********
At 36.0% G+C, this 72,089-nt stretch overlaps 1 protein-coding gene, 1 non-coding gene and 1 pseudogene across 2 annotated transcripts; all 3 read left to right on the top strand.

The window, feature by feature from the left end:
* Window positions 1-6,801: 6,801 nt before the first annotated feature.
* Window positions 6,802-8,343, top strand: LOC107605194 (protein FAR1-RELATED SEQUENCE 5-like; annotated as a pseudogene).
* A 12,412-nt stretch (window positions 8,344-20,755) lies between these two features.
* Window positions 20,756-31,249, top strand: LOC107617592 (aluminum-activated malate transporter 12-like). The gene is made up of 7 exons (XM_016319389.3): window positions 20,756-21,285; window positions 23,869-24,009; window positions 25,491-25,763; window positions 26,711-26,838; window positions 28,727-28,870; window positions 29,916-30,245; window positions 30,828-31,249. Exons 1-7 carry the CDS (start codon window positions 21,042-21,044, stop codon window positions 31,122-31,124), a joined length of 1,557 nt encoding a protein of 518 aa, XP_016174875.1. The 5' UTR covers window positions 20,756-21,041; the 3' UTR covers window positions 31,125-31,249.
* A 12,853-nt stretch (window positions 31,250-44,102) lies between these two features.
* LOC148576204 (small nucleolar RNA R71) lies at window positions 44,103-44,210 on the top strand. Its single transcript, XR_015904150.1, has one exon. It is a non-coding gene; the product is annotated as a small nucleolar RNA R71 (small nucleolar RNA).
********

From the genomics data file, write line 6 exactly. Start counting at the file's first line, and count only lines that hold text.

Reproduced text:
* Window positions 20,756-31,249, top strand: LOC107617592 (aluminum-activated malate transporter 12-like). The gene is made up of 7 exons (XM_016319389.3): window positions 20,756-21,285; window positions 23,869-24,009; window positions 25,491-25,763; window positions 26,711-26,838; window positions 28,727-28,870; window positions 29,916-30,245; window positions 30,828-31,249. Exons 1-7 carry the CDS (start codon window positions 21,042-21,044, stop codon window positions 31,122-31,124), a joined length of 1,557 nt encoding a protein of 518 aa, XP_016174875.1. The 5' UTR covers window positions 20,756-21,041; the 3' UTR covers window positions 31,125-31,249.